Post-primary teachers will normally specialise in one or two subjects and will teach these subjects to students from the first year to the sixth year. This means that a teacher can teach up to eight lessons in one day to different classes containing up to 30 students each, often of differing ability levels.
The typical duties of a post-primary teacher will include planning and presenting lessons, setting and grading assignments and exams, in addition to liaising with other teachers, such as form tutors, year heads, vice-principals and principals, and other professionals such as guidance counsellors and educational psychologists.
Many teachers will have extra-curricular involvement in activities such as school trips, drama and musical productions, debating competitions, student fund-raising for charitable causes and a wide range of sporting activities.
A standard working week for a post-primary teacher consists of 22 class-contact hours. Additional time will be required for lesson preparation and for the grading of assignments. Other activities such as parent-teacher meetings can take place both inside and outside of school hours.
Where you could work
In Ireland, the three main categories of post-primary schools are secondary schools, vocational schools/community colleges and community/comprehensive schools. All these schools follow the same state-prescribed curriculum and take the same state public examinations. They are staffed by similarly qualified teachers, who are paid on the same salary scale. In Northern Ireland, there are two main school categories: grammar schools and secondary schools.
Getting a job as a post-primary teacher
It is unusual for a recent graduate to be appointed to a permanent teaching position immediately after qualification. The availability of permanent posts is determined by the Department of Education and Science as the number of teachers in any school is governed by student numbers, while taking account of provision of curriculum needs within a school. It is more common to spend several years gaining experience either in the same school or in a variety of locations in various non-permanent capacities before being appointed to a permanent teaching post.
There are several types of non-permanent positions, with differing rates of pay:
- Temporary whole-time (TWT) – usually where a permanent teacher is on a career break and another teacher is employed to fill his/her position. This is usually a yearly contract which can be renewed depending on the specific circumstances.
- Pro-rata contract (formally known as eligible part-time (EPT)) – a fully qualified teacher contracted to teach between 11 and 22 hours for the full academic year.
- Unqualified teacher – part-time teacher who is not deemed fully qualified for the position that has arisen.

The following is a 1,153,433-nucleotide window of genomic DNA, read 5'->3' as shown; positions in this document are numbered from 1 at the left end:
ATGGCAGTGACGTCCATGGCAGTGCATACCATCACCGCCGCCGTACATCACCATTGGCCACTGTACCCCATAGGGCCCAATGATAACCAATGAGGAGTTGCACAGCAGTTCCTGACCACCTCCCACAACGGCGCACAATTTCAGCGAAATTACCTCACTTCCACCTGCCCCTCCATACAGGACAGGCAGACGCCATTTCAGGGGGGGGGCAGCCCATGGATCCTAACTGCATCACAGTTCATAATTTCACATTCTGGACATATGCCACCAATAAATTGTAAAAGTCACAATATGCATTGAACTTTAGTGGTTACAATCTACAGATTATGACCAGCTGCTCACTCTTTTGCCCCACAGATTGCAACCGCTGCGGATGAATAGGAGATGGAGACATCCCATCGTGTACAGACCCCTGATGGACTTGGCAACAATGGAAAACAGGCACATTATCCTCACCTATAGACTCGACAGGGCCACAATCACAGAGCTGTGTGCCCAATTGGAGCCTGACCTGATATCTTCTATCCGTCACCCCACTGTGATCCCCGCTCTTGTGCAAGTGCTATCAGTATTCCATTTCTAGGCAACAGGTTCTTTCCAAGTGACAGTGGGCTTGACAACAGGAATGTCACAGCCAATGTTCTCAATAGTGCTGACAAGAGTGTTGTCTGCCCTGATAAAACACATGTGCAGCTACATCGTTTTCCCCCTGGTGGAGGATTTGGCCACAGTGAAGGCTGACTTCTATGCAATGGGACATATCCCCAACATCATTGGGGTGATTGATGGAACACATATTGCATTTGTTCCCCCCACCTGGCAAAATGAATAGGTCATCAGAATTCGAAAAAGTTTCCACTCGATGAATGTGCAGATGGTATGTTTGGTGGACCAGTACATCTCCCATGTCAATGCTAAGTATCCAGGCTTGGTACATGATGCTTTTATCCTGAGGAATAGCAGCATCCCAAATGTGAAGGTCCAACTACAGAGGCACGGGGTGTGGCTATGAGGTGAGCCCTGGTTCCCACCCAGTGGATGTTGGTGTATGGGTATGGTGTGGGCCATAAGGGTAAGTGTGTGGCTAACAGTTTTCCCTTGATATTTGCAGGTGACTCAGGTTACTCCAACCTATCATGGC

- Non-casual part-time teacher – qualified teacher defined as working ‘for a period in excess of 150 hours during the school year but less than a full year’, eg maternity leave.
- Casual part-time teacher – qualified teacher employed on a part-time casual basis, such as casual substitution for a teacher absent through illness.
Full details of these job roles are available from the Department of Education and Science. Look for the circular PPT 19/03 and entitled, ‘Implementation of the Protection of Employees (Part-Time Work) Act 2001 for Part-Time Teachers’. After some years in teaching, it is possible to specialise in such roles as home-school liaison, transition year co-ordinator, Leaving Certificate Applied or Leaving Certificate Vocational programme co-ordinator.
In order to be registered as a post-primary teacher it is necessary to hold a recognised teaching qualification. This can either be gained as part of a specific degree programme or by completing a postgraduate teacher-training course. It is also necessary to have a degree in at least one curriculum subject. In practice, the more teaching subjects offered the greater the chances of employment.
Having studied a particular curriculum subject to degree level enables you to teach this subject to Leaving Certificate level, while subjects studied in the first year of a degree programme can be taught to Junior Certificate level.
As with primary teaching, core skills such as communication and organisational skills are important. Because post-primary teachers specialise in specific subjects, a depth of knowledge as well as an enthusiasm for the subject material is important.
Other key elements include self-belief, an ability to maintain discipline by using your own personality to best effect and being able to relate to many different groups of students of different ages and ability levels.
Many new teachers starting out in schools find that the workload is most intensive in the first few years, given that the preparation required is extensive and adapting to dealing with many groups of students within one working day can be challenging. However, the satisfaction gained in helping students deepen their knowledge of a particular area as well as the opportunity to build relationships with students during their time in school is a definite plus.
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